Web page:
Windows Vista Tutorial

Set a program as default in Windows Vista

File types, protocols, and actions are all ultimately handled by the operating system: Windows Vista maintains a registry of your preferences, and uses it to determine how to handle some files or actions on your part. Examples include the default email program, the default web browser, the default program to open PDF files or MP3 files, etc. Windows Vista conveniently groups the most common default applications in a single area of the Control Panel.


Setting default applications in Windows Vista

Open the Control Panel in Windows Vista To manage your default programs in Windows Vista, open the Start Menu, and click Control Panel.

The Control Panel's welcome screen displays a series of subtitles and links: locate the Programs section, and click the Programs header-link itself:

Configure programs options and settings in Windows Vista

Customize default programs and default applications The Programs screen of the Control Panel shows several header-links and links; under the Default Programs header, click the Set your default programs link.

This will load the Set your default programs screen, which contains a listing of the most common types of programs you'd want to set as default application.

Depending on the number of programs you have installed on your computer, the application listing may take a few seconds to load.

If you are using the Classic Start Menu in Windows Vista, you can access the Default Program window directly by going to Start > Settings > Control Panel > Default Programs.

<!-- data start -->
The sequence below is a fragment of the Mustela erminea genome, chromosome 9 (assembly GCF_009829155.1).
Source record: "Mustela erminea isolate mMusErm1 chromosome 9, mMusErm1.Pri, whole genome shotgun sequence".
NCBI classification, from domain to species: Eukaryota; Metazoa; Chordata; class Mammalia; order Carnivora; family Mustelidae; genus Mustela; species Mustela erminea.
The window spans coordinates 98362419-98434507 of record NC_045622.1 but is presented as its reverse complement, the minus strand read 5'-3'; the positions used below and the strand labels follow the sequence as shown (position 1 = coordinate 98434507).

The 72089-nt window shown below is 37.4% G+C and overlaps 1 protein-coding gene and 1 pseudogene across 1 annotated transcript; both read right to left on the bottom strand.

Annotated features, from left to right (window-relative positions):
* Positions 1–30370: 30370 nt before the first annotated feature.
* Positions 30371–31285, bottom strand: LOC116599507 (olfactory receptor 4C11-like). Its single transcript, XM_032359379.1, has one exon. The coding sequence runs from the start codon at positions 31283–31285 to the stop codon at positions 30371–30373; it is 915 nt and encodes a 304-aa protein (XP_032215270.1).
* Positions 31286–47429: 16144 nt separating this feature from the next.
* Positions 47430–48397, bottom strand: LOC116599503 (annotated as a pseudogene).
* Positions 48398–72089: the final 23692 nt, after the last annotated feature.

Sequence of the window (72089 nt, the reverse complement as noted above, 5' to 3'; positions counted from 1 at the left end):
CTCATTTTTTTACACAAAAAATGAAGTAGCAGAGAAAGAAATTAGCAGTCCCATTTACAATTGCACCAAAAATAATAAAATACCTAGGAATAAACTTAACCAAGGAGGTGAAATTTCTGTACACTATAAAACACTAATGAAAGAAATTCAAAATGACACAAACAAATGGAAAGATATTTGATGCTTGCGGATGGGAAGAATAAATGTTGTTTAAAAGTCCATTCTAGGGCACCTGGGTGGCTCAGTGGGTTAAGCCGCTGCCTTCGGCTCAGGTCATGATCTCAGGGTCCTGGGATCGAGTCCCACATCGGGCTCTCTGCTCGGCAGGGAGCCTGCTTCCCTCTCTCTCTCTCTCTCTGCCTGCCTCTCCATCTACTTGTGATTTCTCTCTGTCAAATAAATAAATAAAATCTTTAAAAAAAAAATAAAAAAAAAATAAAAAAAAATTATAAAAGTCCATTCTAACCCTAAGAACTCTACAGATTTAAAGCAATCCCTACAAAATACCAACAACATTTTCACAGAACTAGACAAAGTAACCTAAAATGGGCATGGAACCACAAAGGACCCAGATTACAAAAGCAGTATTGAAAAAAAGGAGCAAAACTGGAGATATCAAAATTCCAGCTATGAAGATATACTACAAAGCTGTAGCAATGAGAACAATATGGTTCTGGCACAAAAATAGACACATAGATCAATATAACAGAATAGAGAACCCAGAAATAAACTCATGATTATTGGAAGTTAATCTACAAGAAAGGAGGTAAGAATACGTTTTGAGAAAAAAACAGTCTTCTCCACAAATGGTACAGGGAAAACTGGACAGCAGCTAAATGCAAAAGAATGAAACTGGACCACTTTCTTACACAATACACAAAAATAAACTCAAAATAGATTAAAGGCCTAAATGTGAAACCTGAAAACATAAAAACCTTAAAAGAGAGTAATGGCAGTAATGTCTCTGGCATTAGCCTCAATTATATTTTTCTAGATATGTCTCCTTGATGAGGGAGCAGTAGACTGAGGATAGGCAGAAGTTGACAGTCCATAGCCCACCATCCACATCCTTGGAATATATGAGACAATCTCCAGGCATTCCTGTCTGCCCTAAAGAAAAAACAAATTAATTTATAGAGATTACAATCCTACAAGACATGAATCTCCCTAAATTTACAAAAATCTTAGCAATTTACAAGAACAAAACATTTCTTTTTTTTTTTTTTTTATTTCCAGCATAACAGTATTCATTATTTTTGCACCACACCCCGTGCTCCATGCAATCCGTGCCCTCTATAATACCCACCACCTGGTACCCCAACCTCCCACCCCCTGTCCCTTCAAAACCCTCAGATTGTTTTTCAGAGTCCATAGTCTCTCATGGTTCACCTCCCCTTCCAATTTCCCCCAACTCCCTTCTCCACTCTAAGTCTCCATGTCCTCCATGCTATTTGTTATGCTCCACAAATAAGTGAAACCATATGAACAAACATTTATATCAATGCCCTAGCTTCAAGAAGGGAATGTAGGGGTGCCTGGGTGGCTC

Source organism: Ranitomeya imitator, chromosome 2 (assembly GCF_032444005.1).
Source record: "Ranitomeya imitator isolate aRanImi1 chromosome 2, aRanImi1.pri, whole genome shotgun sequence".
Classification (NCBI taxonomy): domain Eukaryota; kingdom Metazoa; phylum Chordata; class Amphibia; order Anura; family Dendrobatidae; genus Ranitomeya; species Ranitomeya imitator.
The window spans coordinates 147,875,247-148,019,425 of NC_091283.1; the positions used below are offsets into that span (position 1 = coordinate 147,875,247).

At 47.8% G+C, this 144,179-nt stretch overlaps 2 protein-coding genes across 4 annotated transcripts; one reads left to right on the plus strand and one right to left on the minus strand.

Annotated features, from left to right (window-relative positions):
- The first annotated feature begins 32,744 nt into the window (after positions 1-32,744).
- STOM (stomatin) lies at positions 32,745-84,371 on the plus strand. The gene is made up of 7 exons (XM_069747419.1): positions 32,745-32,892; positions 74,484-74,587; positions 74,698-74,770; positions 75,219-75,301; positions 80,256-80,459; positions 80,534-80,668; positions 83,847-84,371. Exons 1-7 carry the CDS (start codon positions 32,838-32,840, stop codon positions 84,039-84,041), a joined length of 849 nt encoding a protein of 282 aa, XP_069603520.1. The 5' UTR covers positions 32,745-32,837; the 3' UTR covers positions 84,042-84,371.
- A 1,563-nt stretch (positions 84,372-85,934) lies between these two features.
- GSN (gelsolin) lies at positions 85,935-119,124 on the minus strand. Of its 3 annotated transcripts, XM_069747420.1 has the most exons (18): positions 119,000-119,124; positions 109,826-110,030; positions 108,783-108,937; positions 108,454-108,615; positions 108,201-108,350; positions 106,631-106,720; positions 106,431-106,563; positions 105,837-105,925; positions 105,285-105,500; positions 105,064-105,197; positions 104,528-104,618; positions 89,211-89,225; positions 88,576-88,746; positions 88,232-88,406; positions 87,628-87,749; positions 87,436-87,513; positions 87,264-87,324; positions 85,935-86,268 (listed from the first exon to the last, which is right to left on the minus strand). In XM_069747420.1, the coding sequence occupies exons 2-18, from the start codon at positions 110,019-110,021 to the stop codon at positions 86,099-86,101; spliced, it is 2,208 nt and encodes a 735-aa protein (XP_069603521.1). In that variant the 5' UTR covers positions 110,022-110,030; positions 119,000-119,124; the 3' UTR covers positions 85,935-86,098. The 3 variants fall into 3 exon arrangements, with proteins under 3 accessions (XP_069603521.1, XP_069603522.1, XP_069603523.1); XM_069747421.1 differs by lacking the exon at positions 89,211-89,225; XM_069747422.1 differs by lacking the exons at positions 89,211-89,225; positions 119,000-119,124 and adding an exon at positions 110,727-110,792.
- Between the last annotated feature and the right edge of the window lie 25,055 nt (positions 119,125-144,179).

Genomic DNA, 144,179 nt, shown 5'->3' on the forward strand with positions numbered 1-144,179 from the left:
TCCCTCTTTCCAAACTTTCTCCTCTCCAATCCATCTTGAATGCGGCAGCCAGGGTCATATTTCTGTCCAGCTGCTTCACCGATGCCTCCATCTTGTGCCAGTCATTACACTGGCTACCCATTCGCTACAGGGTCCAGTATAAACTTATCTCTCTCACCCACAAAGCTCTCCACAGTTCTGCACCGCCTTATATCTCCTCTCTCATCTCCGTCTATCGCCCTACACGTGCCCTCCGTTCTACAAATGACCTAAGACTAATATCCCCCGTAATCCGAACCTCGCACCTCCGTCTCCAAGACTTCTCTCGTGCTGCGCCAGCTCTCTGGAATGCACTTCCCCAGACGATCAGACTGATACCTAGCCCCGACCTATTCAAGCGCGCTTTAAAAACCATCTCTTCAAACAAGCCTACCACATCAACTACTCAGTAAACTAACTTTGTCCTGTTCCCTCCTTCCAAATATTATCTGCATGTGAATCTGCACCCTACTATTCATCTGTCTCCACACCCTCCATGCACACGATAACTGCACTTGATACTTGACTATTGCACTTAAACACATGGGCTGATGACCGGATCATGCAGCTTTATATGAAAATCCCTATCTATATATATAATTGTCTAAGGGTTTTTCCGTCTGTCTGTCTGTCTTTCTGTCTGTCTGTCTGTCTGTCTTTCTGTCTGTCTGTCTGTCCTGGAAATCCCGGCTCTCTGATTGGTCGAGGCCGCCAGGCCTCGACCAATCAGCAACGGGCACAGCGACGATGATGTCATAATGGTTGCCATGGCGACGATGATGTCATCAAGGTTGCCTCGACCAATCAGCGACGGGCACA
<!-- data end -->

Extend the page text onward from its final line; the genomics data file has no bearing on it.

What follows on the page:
Default programs listing

Find the program you want in the scrollable listing, and click on it to load the program's information. In this tutorial, we will use Windows Calendar as example:

Sample default application in Windows Vista

Aside from the program name and description, Windows Vista will let you know that "This program has X out of Y defaults": this means that the application in question can be set as default handler for up to Y actions and/or file types, and that it is currently set as the default handler for X of these actions, file types, or protocols. You then have two choices:

Testing your default program

After setting the default application of your choice, you can confirm the switch by doing the action that would normally call the default program. If the expected application loads in response, the change of default application was successful.

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